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In web development context, semantics refers to semantic markup, which means markup used according to its meaning and purpose.
Markup used according to its purpose means using heading elements (for instance, h1 to h6) to mark up headings, paragraph elements (p) for paragraphs, lists (ul, ol, dl, also datalist or menu) for lists, tables for data tables, and so on.
Stating the obvious became necessary in the old days, when the Web consisted of only a few web sites and authors used tables to code entire sites, table cells or paragraphs for headings, and thought about other creative ways to achieve the layout they wanted. (Admittedly, these authors had fewer instruments at their disposal than authors have today. There were times when coding a three column layout was literally impossible without using tables or images.)
Up until today authors were not always certain about what HTML element to use for what functional unit in their HTML page, though, and “living” specs like HTML 5 require authors to keep an eye on what elements will be there going forward to mark up what otherwise calls for “meaningless” fallback elements like div or span.
To know what elements HTML offers, and what meaning these elements have, it’s necessary to consult the HTML specs. There are indices—covering all HTML specs and elements—that make it a bit simpler to look up and find out the meaning of an element. However, in many cases it may be necessary to check what the HTML spec says.
For example, take the code element:
The code element represents a fragment of computer code. This could be an XML element name, a filename, a computer program, or any other string that a computer would recognize.

Author-controlled semantics

HTML elements carry meaning as defined by the HTML specs, yet ID and class names can bear meaning too. ID and class names, just like microdata, are typically under author control, the only exception being microformats. (We will not cover microdata or microformats in this article.)
ID and class names give authors a lot of freedom to work with HTML elements. There are a few basic rules of thumb that, when followed, make sure this freedom doesn’t turn into problems:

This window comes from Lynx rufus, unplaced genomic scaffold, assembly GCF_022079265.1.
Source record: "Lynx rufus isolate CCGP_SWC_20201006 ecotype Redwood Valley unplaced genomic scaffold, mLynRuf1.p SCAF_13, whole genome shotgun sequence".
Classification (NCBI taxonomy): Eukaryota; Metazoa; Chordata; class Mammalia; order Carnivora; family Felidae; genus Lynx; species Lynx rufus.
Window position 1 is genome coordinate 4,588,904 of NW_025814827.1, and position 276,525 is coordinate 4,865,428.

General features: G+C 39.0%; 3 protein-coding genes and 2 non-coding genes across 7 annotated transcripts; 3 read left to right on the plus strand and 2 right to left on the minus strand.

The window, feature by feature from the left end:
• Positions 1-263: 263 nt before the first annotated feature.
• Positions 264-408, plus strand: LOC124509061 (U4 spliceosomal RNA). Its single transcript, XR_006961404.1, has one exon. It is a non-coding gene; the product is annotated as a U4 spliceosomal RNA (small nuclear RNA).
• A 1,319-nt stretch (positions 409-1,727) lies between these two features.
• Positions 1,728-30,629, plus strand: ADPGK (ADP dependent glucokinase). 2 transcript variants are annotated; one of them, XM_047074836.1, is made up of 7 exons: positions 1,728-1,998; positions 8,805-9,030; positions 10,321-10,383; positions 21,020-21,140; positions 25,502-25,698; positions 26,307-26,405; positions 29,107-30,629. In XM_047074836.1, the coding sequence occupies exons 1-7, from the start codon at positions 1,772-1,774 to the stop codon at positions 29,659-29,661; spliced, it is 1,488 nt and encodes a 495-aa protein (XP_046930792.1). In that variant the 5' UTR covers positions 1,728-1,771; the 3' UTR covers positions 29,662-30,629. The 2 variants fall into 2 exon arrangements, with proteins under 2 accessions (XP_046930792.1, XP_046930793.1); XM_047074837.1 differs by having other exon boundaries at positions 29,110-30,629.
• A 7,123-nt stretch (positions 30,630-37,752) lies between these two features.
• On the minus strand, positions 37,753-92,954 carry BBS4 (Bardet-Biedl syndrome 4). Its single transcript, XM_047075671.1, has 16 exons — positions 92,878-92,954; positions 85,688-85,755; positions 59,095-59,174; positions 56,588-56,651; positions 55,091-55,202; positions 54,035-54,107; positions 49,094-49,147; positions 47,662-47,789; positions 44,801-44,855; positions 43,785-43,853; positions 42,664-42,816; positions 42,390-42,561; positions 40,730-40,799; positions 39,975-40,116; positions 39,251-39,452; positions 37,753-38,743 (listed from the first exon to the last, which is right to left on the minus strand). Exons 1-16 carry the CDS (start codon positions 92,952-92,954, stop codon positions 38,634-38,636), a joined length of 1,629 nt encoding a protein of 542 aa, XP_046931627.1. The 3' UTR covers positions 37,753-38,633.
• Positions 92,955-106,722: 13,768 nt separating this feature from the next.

Advantages of using semantic markup

Using markup according to how it’s meant to be used, as well as modest use of functional ID and class names, has several advantages:
  • It’s the professional thing to do.
  • It’s more accessible.
  • It’s more maintainable.

Special cases

“Neutral” elements, elements with ambiguous meaning, and presentational elements constitute special cases.
div and span offer a “generic mechanism for adding structure to documents.” They can be used whenever there is no other element available that matches what the contents in question represent.
In the past a lot of confusion was caused by the b, strong, i, and em elements. Authors cursed b and i for being presentational, and typically suggested a 1:1 replacement with strong and em. Not to stir up the past, here’s what HTML 5 says, granting all four elements a raison d’ĂȘtre:
b “a span of text to be stylistically offset from the normal prose without conveying any extra importance, such as key words in a document abstract, product names in a review, or other spans of text whose typical typographic presentation is boldened” <p>The <b>frobonitor</b> and <b>barbinator</b> components are fried.
strong “strong importance for its contents” <p><strong>Warning.</strong> This dungeon is dangerous.
i “a span of text in an alternate voice or mood, or otherwise offset from the normal prose, such as a taxonomic designation, a technical term, an idiomatic phrase from another language, a thought, a ship name, or some other prose whose typical typographic presentation is italicized” <p>The term <i>prose content</i> is defined above.
em “stress emphasis of its contents” <p><em>Cats</em> are cute animals.
Last but not least, there are truly presentational elements. These elements will be supported by user agents (browsers) for forever but shouldn’t be used anymore as presentational markup is not maintainable, and should be handled by style sheets instead. Some popular ones are:
  • center
  • font
  • s
  • u

How to tell whether you’re on track

A quick and dirty way to check the semantics of your page and understand how it might be interpreted by a screen reader is to disable CSS, for example using the Web Developer Toolbar extension available for Chrome and Firefox. This only identifies issues around the use of CSS to convey meaning, but can still be helpful.
There are also tools like W3C’s semantic data extractor that provide cues on the meaningfulness of your HTML code.
Other methods range from peer reviews (coding best practices) to user testing (accessibility).

Do’s and Don’ts

Don’t Do Reason
<p class"heading">foo</p>
<h1>foo</h1>
For headings there are heading elements.
<p><font size="2">bar</font></p>
<p>bar</p>

p { font-size: 1em; }
Presentational markup is expensive to maintain.
<table>
  <tr>
    <td class="heading">baz</td>
  </tr>
  <tr>
    <td>scribble</td>
  </tr>
</table>
<h1>baz</h1>
<p>scribble</p>
Use table elements for tabular data.
<div class="newrow">foo</div>
<div>1</div>
<div class="newrow">bar</div>
<div>2</div>
<table>
  <tr>
    <th>foo</th>
    <td>1</td>
  </tr>
  <tr>
    <th>bar</th>
    <td>2</td>
  </tr>
</table>
Use table elements for tabular data.
foo bar.<br><br>baz scribble.
<p>foo bar.</p>
<p>baz scribble.</p>
Denote paragraphs by paragraph elements, not line breaks.